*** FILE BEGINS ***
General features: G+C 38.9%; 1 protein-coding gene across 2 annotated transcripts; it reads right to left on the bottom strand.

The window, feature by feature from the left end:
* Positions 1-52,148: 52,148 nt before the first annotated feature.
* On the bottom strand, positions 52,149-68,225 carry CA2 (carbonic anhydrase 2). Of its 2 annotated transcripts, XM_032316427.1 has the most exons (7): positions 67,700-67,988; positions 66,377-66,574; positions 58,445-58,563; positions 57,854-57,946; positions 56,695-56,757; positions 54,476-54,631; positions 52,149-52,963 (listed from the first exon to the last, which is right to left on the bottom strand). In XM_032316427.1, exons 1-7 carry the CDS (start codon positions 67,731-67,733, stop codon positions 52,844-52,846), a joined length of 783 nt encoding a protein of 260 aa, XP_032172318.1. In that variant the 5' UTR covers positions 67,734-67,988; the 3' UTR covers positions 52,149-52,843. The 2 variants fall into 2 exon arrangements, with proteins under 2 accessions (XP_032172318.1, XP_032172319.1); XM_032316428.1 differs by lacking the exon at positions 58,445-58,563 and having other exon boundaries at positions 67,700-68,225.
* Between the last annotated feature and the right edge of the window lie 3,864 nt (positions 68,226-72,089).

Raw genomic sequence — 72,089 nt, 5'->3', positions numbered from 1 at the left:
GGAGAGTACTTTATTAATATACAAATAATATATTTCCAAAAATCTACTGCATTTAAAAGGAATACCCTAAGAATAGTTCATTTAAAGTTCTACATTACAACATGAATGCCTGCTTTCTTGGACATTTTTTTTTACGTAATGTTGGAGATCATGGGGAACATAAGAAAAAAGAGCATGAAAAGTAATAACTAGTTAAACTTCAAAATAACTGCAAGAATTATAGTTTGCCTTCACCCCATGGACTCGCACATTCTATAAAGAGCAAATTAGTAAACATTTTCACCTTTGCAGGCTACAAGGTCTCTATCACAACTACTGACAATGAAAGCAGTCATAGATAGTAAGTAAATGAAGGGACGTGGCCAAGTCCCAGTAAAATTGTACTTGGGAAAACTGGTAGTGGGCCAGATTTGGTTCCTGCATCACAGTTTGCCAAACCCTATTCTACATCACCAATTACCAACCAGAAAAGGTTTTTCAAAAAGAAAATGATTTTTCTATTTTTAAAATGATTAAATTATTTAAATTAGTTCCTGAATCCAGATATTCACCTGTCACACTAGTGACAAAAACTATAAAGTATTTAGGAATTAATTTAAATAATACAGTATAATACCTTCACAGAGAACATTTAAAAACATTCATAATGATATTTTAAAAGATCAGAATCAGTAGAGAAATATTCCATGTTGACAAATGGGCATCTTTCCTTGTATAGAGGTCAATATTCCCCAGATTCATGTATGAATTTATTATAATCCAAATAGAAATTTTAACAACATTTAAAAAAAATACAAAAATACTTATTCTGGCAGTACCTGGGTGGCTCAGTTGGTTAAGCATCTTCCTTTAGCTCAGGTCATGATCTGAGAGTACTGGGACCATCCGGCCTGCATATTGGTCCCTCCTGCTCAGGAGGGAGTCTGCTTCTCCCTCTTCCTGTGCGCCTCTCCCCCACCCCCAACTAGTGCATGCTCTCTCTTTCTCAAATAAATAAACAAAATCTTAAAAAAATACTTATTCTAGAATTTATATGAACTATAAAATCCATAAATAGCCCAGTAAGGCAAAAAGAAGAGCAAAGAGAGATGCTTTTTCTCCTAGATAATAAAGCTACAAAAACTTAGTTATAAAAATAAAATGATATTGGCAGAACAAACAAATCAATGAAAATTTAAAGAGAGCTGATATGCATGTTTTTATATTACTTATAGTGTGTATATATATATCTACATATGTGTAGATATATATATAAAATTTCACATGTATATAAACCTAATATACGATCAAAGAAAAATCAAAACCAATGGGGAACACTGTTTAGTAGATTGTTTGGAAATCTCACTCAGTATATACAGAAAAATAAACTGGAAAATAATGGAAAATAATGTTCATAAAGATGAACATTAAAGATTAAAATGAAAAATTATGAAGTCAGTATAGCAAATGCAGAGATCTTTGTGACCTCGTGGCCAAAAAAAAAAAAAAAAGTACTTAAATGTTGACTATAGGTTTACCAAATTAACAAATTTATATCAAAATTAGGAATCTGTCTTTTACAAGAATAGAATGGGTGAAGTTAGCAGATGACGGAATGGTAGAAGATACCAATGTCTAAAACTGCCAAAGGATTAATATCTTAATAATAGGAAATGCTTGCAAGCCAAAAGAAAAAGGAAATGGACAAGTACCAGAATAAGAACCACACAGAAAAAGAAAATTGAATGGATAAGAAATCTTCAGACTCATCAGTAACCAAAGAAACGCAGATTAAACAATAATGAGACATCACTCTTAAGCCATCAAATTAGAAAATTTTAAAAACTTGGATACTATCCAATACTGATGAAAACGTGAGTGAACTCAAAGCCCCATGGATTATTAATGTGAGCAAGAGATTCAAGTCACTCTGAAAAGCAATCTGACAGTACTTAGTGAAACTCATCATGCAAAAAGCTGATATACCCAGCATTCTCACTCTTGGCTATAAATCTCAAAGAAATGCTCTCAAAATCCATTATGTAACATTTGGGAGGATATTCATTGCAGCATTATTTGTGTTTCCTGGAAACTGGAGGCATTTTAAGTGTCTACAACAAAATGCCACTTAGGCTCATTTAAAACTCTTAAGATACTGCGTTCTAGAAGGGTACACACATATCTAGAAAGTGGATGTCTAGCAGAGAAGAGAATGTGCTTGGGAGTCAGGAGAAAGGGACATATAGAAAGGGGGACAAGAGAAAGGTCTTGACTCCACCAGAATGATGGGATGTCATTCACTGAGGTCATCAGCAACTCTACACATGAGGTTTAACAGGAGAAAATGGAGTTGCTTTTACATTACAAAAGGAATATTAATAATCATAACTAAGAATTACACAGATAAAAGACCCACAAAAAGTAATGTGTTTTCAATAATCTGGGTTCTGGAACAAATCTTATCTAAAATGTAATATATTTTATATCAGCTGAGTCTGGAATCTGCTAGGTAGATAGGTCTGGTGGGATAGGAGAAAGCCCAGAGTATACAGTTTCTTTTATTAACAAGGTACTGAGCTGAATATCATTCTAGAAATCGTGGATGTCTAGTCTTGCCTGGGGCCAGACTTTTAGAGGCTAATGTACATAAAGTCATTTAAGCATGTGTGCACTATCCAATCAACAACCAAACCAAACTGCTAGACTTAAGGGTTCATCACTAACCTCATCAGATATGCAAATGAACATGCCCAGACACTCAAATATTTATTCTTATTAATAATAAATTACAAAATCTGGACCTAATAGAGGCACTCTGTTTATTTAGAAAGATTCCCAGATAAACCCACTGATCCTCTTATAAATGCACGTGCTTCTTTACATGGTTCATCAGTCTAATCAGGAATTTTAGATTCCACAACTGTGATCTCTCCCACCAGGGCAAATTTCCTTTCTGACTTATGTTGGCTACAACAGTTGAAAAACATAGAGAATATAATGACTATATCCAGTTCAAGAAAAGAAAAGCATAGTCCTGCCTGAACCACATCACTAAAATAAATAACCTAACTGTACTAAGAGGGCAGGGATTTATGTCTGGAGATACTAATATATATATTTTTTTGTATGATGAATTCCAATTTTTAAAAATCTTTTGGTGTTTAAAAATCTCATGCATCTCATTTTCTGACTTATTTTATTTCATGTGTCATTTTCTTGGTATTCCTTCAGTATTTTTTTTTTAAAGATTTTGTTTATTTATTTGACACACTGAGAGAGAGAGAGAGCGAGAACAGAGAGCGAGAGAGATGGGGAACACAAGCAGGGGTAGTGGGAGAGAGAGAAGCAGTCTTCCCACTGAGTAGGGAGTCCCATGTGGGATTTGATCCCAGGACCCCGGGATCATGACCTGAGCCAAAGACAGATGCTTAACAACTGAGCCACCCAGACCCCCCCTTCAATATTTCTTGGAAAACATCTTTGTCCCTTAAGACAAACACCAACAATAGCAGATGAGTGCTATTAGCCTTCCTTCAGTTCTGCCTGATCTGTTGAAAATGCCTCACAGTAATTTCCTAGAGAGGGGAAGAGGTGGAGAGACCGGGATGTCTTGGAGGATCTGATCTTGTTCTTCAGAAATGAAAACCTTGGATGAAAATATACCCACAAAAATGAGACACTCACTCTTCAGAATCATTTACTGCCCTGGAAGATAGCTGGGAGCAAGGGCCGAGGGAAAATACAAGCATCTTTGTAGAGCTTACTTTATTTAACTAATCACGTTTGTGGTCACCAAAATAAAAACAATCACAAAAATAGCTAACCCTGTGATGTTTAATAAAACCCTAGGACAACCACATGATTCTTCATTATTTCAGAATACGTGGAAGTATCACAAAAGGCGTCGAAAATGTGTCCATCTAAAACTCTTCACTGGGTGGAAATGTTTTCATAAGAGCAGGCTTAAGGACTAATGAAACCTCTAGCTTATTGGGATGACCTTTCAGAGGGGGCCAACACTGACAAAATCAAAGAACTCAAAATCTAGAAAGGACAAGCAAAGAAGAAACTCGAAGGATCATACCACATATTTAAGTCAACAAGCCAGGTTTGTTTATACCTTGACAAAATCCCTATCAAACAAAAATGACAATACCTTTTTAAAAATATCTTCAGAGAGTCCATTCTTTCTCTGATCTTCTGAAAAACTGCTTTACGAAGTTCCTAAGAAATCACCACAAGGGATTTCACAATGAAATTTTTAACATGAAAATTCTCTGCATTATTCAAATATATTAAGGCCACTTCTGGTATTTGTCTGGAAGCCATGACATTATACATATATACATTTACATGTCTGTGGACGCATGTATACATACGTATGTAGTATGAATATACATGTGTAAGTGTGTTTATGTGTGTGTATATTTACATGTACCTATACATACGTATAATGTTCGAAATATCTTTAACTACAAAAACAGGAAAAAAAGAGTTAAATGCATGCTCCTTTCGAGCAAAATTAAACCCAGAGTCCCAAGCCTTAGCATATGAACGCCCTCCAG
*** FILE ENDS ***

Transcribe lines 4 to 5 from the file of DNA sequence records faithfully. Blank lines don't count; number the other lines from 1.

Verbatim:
* On the bottom strand, positions 52,149-68,225 carry CA2 (carbonic anhydrase 2). Of its 2 annotated transcripts, XM_032316427.1 has the most exons (7): positions 67,700-67,988; positions 66,377-66,574; positions 58,445-58,563; positions 57,854-57,946; positions 56,695-56,757; positions 54,476-54,631; positions 52,149-52,963 (listed from the first exon to the last, which is right to left on the bottom strand). In XM_032316427.1, exons 1-7 carry the CDS (start codon positions 67,731-67,733, stop codon positions 52,844-52,846), a joined length of 783 nt encoding a protein of 260 aa, XP_032172318.1. In that variant the 5' UTR covers positions 67,734-67,988; the 3' UTR covers positions 52,149-52,843. The 2 variants fall into 2 exon arrangements, with proteins under 2 accessions (XP_032172318.1, XP_032172319.1); XM_032316428.1 differs by lacking the exon at positions 58,445-58,563 and having other exon boundaries at positions 67,700-68,225.
* Between the last annotated feature and the right edge of the window lie 3,864 nt (positions 68,226-72,089).